- Download VPN software to hide your IP address. I recommend ExpressVPN because I use it myself. I installed this on the virtual machine from step 2. But you can install it on your computer if you decided to skip step 2. The main thing is that you have the VPN switched on when you signup for Facebook so that your real IP address is now hidden.
- This is an important step. When you connect the VPN that you downloaded from step 4 – ensure that you connect using an IP address from a country in the European Union. It seems that the EU doesn’t trust Facebook and forces them to present a different signup page to EU residents than they do to the rest of the world. This signup page will request you enter EITHER a phone number OR an email address – not both. This is good because you don’t need a new sim card with a new phone number.
- Go to Facebook and signup with your new email address only from step 3 – you won’t require a phone number if you followed the instructions in step 5. Also, put in a birthdate which suggests that you are under the age of 18 (this may not be necessary but I did it). And don’t use the same name as your previously suspended account.
- After validating your email address you should now have access to Facebook.
At this point, I would take the following precautions:
- Only add a few friends at a time – don’t go crazy and add all your previous friends in one go. Also, make sure you message your friends and tell them that you are sending a friend request and will be using a different name. You don’t want them to flag your account as spam as that will draw Facebook’s attention and could get you suspended again.
- Use Facebook privacy settings to hide your birthday so that only you can see it.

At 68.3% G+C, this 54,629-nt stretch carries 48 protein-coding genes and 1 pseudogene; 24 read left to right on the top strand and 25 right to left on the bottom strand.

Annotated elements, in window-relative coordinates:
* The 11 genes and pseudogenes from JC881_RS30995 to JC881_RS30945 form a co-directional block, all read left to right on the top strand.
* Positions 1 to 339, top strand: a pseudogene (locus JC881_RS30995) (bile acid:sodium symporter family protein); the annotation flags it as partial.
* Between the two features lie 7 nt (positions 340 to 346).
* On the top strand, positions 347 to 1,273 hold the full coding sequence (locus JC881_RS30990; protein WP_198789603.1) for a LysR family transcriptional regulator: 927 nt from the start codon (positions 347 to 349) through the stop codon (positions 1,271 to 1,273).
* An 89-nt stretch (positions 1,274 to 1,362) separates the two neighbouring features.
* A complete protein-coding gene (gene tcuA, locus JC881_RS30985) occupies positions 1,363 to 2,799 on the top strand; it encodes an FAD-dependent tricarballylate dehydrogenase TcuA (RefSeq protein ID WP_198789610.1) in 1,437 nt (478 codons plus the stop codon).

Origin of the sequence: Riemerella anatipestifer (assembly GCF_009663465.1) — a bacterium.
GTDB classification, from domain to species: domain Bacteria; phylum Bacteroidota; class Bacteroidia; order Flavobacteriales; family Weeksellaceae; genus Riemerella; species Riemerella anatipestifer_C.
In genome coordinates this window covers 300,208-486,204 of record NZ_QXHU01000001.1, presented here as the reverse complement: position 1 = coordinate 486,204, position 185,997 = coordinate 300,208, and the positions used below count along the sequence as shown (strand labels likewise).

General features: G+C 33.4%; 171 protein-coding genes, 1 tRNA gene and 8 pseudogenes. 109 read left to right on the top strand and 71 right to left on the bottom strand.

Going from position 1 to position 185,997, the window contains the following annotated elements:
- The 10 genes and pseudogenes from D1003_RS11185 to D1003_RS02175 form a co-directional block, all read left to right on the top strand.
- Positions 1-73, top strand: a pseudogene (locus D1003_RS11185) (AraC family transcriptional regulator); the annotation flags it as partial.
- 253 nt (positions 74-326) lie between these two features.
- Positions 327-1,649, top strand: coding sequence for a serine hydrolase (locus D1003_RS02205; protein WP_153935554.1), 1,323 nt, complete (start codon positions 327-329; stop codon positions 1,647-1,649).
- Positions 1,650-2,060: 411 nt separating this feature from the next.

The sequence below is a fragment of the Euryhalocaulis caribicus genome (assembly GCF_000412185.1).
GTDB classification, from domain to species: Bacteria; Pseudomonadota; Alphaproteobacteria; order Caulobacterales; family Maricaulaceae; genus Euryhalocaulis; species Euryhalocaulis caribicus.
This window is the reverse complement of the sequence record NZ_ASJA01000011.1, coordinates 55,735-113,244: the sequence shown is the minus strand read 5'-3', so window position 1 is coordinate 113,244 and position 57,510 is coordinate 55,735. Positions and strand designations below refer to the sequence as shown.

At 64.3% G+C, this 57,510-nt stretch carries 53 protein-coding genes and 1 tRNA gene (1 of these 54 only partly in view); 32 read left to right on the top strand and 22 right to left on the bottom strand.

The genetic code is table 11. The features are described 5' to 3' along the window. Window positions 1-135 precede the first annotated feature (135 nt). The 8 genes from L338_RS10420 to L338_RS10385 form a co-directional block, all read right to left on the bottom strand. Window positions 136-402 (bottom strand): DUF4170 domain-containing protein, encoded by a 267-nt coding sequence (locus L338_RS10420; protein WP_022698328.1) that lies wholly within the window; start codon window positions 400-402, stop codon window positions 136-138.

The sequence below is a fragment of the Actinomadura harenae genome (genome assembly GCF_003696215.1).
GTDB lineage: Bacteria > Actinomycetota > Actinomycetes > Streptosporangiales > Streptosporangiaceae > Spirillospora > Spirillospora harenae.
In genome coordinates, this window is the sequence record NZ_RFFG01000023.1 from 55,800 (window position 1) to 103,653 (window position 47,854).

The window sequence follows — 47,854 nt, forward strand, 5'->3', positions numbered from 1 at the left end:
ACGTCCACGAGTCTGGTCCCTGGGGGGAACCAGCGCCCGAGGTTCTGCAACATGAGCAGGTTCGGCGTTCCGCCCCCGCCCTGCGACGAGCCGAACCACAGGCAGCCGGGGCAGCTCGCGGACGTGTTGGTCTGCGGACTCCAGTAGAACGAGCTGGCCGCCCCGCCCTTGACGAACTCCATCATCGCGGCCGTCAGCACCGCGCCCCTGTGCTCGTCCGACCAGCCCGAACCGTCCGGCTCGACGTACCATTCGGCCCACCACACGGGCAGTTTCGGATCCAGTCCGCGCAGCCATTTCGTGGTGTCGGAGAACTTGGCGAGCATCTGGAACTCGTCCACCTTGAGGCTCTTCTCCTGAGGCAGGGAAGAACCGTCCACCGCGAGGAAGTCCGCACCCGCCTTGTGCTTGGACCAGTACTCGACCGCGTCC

- Don’t upload any pictures that you had on your previously suspended account. I suspect Facebook would be able to use them to create a link back to your suspended account which may end up with you getting suspended again.
- Don’t immediately change your name back to your correct name. This might be OK to do after a while but you do so at your own risk.
- Ensure you only ever log in using IP addresses from the same VPN region you signed up for the Facebook account. You don’t want to reveal your true IP address to them as they will create a link back to your suspended account. It may be OK to stop using a VPN after a while but again, you do so at your own risk.
After a while, you may be able to slowly transform your name and other details back to the settings on your original account. But you do so at your own risk – so be careful!
On a final note – these instructions have worked for me and they may also work for you but I cannot guarantee that they will work for you. So remember you are following these instructions at your own risk!
The reason I have provided these instructions is that I think it is ethically irresponsible of Facebook to be suspending accounts at a time when people are in lockdown due to the Covid-19 pandemic. When people are unable to interact with friends and love ones in person it is vitally important that there are virtual ways to communicate in order for people to maintain there mental health and wellbeing. It is my opinion that Facebook has a near-monopoly on social media and they should not be able to suspend peoples accounts for no reason at a time when they need it the most. Facebook has deliberately positioned itself as an essential communications provider and it is reprehensible that their terms and conditions state that they can suspend any account without reason at any time they choose. This is not acceptable! In my opinion, they are the modern equivalent of the postal service or a phone provider and they should not have the power to refuse service to people without having to give a reason. Imagine if the postal service or your phone provider had that power!
I think governments around the world need to seriously look into forcing the structural separation of Facebook from Messenger. They should force Facebook to sell Instagram and WhatsApp (because they will inevitably use the same tactics with these services if they think they can get away with it) and keep a close eye on them to make sure they are not abusing their monopoly position in the future, especially during a time of world crises such as the pandemic we are currently experiencing.
To conclude – just remember to be careful about the information you give to Facebook and keep in mind that they do have the power to suspend your account at any time for no reason at all.
Stay safe and I hope these instructions work for you!